The included speaker and power cables can be tucked away into a built-in compartment in the back. In fact, the compartment is actually roomy enough to easily fit several mics and clips, making the 500 Pro a completely self-contained PA system.


The Sound

In order to test out the 500’s potential, I decided to run it through a typical real-world scenario; a guitar and bass setup with each of the two performers singing. With the help of a couple of fellow Pro Pals, we made our way to local bar here in So Cal to see how well the 500 would do over the sounds of a crowd of noisy drinkers. Using the systems three-color LED (green for signal presence, yellow for close to clipping and red for clipping) made it a breeze to set levels.

After our gig was all said and done, my first impression was that the 500 PRO had tons more power than I actually needed, even during a particularly noisy night. This is hands down a great thing because you can never have enough power! This enabled us to run the master volume lower to ensure a very clean sound. There was plenty of clarity in the highs along with a clean midrange, not tom mention a good amount of low end rumble thanks to the 10” woofers. In fact, the bottom end was nice and full enough that we didn’t find a need to use the optional subwoofer output feature, although its still a great feature to have just in case. From this experience, I can imagine employing an active subwoofer on the 500 would enable it to easily play mid sized venues. All in all, with the instruments and vocals properly setup, we easily got a nice, full sound that was loud, clean and distortion-free.

Adjusting the sound through the controls was also as easy as expected. Every tone knob in this series has a center detent (including the ones in the Reverb and Master sections) meaning that you can easily and instantly go to flat response in any situation. The Reverb itself has two modes and you can also adjust both Tone and Time for a variety of settings. It should also be mentioned that the 500 Pro includes Pre Out/Power Amp In jacks, letting you easily patch in an outboard effects unit.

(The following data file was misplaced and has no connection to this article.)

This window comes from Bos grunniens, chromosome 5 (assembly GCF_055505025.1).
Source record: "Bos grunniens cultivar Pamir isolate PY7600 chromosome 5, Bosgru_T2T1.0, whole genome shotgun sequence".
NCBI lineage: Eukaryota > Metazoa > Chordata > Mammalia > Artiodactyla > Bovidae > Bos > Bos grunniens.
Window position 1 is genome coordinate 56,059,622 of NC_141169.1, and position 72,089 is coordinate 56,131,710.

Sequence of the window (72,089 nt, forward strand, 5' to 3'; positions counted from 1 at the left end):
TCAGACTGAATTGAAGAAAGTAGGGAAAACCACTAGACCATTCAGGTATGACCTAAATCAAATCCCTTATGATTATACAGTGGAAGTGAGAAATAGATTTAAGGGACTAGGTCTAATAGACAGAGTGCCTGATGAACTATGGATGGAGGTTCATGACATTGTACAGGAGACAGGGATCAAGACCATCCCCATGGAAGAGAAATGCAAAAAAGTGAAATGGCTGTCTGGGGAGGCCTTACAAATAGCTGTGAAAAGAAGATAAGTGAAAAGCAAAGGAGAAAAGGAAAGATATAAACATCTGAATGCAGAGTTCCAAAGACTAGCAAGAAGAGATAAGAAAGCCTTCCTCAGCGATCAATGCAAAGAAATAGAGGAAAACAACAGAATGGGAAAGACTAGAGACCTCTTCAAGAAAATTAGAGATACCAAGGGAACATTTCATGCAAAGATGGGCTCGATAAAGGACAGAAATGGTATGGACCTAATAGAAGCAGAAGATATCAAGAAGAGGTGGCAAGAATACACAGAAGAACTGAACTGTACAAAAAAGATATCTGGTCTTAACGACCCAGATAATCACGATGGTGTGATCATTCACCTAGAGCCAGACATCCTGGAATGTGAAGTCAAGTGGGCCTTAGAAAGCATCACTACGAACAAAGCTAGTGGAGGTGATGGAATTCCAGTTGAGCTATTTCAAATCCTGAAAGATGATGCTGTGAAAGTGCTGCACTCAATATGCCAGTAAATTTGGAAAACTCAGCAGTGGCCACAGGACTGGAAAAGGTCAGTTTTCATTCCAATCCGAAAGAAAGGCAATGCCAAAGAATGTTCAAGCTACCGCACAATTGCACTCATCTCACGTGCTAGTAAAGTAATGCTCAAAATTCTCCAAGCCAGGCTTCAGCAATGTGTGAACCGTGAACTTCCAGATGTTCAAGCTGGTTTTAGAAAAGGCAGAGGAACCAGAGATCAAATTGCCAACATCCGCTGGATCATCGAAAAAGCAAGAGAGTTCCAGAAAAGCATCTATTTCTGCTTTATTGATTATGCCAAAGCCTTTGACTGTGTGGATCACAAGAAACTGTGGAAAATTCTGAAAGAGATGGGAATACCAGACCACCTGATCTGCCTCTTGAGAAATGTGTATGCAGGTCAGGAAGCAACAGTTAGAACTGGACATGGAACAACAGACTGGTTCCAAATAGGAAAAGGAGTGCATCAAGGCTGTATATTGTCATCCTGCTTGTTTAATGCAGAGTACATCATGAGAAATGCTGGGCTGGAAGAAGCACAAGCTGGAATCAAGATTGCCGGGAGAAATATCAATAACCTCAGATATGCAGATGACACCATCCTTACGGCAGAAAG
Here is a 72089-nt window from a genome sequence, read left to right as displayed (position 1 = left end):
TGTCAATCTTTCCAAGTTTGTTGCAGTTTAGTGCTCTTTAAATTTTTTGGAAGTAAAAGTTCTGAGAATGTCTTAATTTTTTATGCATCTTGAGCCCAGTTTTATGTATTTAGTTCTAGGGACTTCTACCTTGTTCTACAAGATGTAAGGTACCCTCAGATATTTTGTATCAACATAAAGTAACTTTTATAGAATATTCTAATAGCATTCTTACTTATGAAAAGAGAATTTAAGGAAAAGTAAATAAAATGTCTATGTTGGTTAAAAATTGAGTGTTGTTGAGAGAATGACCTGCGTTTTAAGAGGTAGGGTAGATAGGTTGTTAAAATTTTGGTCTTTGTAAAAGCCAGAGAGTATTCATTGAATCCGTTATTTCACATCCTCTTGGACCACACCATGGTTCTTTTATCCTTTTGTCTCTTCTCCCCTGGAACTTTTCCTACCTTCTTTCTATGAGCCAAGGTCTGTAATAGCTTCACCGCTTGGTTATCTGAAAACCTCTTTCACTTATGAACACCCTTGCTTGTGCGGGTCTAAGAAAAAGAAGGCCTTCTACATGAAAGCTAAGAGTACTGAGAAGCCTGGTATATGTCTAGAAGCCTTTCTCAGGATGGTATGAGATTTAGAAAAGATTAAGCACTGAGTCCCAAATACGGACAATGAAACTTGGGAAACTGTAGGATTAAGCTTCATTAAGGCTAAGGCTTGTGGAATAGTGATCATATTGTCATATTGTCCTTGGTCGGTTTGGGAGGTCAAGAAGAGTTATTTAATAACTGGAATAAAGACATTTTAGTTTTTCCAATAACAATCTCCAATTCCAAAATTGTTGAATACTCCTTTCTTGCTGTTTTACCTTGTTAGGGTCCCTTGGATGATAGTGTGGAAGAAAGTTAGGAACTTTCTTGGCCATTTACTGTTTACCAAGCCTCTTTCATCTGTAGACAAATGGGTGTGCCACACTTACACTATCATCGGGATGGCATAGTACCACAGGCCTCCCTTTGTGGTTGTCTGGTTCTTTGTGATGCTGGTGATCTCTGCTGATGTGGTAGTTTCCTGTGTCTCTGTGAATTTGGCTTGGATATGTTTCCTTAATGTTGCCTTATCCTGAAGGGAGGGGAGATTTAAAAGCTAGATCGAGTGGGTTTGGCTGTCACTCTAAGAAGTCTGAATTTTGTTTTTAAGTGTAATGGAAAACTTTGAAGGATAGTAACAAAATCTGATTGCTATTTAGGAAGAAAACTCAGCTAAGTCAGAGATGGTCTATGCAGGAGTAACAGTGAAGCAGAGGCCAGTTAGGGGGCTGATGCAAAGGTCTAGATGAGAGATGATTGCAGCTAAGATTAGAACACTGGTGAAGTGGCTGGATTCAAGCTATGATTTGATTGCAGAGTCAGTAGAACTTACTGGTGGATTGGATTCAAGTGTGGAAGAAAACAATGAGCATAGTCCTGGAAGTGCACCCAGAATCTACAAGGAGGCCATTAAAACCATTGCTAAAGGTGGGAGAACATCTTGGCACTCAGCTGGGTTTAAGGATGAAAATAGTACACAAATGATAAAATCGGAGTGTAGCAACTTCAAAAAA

And finally, the 500 also comes with two features specifically dedicated for recording. The included Stereo Out lets you connect a recording device which allows you to capture the mix of the channels but is unaffected by the master volume changes you make for the live sound. There is also a USB recorder in there as well. Using any USB memory stick/flash drive, you can easily record CD-quality WAV files of your performances. You can also play back from the USB stick as well, using the controls from Channel 8 to EQ the sound, meaning you can easily listen to your favorite songs along with your own stuff as well – provided they’re in WAV format. Controls for playback include fast forward, rewind and track skip, making recording gigs along with rehearsals a look more streamlined than using other systems.


Final Impression

The PRO series is easily a huge step above its predecessors in pretty much every way including power, features and price. Each of the three PRO models offers a system that should work for any small to medium sized venue. Throw in the recording options, optional subwoofer output (for the 300 and 500 models, anyway) and excellent portability, and you have a trio of PA’s that are clearly leading the next generation of compact, high fidelity systems. A guaranteed winner for any musician on the go!